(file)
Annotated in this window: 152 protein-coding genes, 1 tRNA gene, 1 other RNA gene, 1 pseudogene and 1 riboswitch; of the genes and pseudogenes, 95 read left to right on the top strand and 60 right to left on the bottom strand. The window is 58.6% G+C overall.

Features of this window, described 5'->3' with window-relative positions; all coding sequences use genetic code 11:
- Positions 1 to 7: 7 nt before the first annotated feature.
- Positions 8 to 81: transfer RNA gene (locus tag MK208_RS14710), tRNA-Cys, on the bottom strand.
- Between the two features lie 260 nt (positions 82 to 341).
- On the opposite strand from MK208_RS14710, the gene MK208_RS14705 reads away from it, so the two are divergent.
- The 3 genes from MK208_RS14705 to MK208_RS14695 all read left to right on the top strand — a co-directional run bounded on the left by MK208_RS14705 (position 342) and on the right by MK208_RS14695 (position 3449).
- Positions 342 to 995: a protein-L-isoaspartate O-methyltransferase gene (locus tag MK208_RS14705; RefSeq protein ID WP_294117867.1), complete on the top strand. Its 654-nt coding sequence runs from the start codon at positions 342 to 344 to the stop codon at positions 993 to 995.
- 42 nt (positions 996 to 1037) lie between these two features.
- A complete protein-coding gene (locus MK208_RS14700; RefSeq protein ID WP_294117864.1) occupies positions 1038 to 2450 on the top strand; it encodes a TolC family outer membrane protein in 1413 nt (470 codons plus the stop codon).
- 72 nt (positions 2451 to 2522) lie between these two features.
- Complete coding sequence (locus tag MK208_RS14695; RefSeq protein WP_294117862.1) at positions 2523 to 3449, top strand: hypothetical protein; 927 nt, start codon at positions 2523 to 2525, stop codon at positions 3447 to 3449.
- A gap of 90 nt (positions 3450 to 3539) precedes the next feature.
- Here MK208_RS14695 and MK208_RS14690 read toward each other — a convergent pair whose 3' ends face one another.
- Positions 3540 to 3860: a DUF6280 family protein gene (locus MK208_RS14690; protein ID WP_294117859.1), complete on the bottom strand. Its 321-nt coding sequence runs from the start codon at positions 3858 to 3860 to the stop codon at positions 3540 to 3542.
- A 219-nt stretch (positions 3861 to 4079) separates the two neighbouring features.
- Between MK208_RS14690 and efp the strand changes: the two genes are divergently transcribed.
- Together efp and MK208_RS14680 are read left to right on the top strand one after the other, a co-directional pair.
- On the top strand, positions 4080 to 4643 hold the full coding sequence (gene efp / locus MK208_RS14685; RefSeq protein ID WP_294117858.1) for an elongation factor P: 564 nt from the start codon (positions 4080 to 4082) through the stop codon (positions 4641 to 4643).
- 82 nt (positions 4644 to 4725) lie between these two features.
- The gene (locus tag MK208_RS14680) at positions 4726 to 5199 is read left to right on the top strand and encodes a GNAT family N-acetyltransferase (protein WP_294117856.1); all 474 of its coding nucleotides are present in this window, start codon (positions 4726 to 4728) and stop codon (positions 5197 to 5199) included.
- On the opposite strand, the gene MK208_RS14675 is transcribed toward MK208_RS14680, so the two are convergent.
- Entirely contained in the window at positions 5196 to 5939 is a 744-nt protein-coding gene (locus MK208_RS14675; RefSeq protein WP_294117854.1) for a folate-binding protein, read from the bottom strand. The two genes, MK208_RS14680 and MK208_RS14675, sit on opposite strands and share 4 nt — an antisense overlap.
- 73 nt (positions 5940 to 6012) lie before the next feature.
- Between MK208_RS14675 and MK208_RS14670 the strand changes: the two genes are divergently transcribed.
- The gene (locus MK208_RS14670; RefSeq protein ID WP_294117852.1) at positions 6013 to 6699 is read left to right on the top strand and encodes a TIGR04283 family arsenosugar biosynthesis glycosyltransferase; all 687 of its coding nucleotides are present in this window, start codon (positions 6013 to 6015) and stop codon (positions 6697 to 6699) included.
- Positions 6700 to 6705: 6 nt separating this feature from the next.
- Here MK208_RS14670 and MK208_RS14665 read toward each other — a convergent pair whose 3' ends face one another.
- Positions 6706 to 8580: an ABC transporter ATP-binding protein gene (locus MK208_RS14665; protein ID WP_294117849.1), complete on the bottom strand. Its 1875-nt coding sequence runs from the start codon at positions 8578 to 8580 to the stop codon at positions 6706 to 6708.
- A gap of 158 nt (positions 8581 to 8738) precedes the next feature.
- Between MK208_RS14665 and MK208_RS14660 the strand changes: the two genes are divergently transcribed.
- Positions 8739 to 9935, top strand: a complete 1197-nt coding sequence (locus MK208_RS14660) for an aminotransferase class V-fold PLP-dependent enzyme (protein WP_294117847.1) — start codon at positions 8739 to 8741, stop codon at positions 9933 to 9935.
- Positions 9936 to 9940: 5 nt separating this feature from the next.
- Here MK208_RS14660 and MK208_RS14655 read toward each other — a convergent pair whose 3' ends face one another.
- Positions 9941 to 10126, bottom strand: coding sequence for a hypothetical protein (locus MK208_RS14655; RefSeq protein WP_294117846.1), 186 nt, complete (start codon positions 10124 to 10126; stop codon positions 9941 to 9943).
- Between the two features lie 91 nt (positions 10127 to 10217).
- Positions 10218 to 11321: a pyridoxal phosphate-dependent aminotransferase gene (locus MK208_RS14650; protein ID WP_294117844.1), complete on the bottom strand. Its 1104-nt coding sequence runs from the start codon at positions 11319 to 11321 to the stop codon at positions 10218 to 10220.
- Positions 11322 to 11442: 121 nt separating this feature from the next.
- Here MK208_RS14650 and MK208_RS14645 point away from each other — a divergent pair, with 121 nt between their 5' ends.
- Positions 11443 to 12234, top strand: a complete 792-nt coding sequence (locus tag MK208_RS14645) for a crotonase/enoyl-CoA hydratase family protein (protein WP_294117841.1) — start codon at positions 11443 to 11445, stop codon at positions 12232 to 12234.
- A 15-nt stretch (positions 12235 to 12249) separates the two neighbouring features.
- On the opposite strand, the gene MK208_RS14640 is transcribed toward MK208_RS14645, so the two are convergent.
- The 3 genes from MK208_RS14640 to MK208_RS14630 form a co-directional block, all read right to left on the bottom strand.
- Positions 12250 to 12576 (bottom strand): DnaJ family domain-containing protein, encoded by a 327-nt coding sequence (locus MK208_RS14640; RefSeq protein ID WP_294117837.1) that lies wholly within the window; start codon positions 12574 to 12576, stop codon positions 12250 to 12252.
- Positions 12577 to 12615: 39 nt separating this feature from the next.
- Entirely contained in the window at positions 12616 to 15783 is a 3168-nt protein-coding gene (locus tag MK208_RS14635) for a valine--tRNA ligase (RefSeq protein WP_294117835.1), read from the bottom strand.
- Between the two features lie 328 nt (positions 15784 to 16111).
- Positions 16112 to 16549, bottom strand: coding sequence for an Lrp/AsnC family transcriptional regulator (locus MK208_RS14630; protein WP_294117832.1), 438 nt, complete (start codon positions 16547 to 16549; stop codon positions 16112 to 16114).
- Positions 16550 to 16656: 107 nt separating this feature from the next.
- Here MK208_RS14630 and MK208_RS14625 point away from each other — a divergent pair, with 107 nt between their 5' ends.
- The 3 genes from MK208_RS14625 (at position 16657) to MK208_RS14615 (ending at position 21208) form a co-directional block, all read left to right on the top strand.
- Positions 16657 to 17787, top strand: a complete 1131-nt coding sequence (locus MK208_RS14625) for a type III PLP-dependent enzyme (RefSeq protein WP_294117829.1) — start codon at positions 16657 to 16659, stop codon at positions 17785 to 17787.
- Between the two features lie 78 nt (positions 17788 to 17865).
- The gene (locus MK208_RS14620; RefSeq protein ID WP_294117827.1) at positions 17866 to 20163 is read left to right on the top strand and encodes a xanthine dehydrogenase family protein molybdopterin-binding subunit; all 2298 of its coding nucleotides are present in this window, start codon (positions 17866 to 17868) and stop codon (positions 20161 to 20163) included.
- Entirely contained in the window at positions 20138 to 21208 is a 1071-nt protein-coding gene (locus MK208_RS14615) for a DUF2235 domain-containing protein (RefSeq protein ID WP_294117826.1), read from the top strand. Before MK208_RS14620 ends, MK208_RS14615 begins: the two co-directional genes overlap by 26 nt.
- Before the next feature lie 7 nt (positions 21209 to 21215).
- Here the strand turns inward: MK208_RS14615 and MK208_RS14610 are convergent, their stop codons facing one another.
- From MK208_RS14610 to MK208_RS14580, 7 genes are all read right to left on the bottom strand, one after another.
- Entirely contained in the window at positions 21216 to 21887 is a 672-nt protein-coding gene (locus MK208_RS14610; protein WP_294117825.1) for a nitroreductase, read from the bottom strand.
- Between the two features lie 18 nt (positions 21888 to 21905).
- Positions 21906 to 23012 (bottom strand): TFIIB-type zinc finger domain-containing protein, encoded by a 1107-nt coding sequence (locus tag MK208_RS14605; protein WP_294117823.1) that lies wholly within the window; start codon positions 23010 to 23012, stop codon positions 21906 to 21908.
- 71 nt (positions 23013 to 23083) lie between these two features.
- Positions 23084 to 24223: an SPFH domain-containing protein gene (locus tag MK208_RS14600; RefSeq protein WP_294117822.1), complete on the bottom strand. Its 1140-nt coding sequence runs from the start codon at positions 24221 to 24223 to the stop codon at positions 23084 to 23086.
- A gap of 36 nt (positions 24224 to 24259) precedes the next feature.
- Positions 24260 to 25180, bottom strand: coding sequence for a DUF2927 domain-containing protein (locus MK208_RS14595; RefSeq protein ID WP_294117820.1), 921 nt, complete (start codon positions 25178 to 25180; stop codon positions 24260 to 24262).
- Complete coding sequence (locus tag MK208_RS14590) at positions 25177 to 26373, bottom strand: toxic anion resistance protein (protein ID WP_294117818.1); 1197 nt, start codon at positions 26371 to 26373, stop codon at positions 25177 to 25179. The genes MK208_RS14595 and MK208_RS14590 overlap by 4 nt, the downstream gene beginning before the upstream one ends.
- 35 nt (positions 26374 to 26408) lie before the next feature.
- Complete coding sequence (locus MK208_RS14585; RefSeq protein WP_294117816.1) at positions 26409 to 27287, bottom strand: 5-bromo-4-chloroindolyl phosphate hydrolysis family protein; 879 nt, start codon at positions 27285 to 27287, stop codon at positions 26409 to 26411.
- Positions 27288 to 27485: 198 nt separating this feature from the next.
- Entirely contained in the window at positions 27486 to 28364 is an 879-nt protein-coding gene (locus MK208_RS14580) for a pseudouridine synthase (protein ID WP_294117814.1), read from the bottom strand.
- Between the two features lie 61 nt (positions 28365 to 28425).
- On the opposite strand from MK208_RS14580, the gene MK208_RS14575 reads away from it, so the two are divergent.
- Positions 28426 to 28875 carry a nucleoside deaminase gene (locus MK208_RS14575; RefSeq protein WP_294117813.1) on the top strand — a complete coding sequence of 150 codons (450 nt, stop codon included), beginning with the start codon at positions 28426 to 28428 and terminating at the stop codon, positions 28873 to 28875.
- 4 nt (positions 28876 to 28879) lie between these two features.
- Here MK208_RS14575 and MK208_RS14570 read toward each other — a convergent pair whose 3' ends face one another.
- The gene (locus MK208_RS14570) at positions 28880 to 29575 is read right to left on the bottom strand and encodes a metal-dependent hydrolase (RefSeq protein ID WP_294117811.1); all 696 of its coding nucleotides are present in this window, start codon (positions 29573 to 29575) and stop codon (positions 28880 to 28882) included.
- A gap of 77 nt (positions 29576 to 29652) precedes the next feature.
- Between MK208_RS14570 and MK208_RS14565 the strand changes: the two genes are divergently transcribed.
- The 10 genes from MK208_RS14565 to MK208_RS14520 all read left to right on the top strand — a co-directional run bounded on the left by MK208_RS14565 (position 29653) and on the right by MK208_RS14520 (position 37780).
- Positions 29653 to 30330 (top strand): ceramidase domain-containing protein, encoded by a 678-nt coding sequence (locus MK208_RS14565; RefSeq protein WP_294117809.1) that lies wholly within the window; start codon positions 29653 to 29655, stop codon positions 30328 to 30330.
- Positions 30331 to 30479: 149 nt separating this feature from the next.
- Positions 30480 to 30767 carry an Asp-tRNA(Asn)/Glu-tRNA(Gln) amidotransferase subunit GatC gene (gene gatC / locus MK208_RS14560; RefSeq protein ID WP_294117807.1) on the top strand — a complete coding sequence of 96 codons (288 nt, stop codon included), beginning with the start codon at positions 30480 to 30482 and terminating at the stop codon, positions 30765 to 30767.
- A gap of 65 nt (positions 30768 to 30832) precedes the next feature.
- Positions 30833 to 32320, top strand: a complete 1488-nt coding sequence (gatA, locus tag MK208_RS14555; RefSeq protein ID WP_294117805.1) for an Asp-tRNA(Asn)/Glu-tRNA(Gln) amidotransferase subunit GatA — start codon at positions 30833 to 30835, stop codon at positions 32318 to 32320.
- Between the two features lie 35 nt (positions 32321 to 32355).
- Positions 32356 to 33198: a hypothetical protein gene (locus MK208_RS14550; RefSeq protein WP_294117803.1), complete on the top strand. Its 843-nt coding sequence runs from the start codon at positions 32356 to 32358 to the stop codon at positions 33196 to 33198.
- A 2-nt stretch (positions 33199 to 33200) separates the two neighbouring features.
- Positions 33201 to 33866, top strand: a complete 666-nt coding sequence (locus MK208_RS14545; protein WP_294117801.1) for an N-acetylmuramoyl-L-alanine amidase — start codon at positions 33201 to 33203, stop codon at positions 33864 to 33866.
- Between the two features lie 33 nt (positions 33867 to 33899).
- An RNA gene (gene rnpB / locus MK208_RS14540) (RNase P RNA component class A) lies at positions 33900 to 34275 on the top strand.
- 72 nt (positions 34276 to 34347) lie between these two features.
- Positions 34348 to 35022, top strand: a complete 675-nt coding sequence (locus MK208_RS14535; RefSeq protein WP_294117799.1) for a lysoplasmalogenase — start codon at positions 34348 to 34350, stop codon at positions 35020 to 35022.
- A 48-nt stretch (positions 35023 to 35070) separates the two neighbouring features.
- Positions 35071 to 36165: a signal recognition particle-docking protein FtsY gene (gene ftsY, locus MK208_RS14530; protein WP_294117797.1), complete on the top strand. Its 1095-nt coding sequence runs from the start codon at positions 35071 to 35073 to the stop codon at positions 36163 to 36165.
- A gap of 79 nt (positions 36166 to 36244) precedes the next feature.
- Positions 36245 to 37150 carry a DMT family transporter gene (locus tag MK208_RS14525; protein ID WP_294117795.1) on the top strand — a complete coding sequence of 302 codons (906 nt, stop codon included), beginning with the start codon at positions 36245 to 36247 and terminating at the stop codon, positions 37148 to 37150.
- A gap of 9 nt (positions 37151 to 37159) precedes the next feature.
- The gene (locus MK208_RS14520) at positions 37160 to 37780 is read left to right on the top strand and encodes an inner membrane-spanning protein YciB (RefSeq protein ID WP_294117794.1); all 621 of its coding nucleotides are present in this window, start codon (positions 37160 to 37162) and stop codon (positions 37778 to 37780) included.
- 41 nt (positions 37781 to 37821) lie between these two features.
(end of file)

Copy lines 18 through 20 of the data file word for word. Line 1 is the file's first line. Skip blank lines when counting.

- Together efp and MK208_RS14680 are read left to right on the top strand one after the other, a co-directional pair.
- On the top strand, positions 4080 to 4643 hold the full coding sequence (gene efp / locus MK208_RS14685; RefSeq protein ID WP_294117858.1) for an elongation factor P: 564 nt from the start codon (positions 4080 to 4082) through the stop codon (positions 4641 to 4643).
- 82 nt (positions 4644 to 4725) lie between these two features.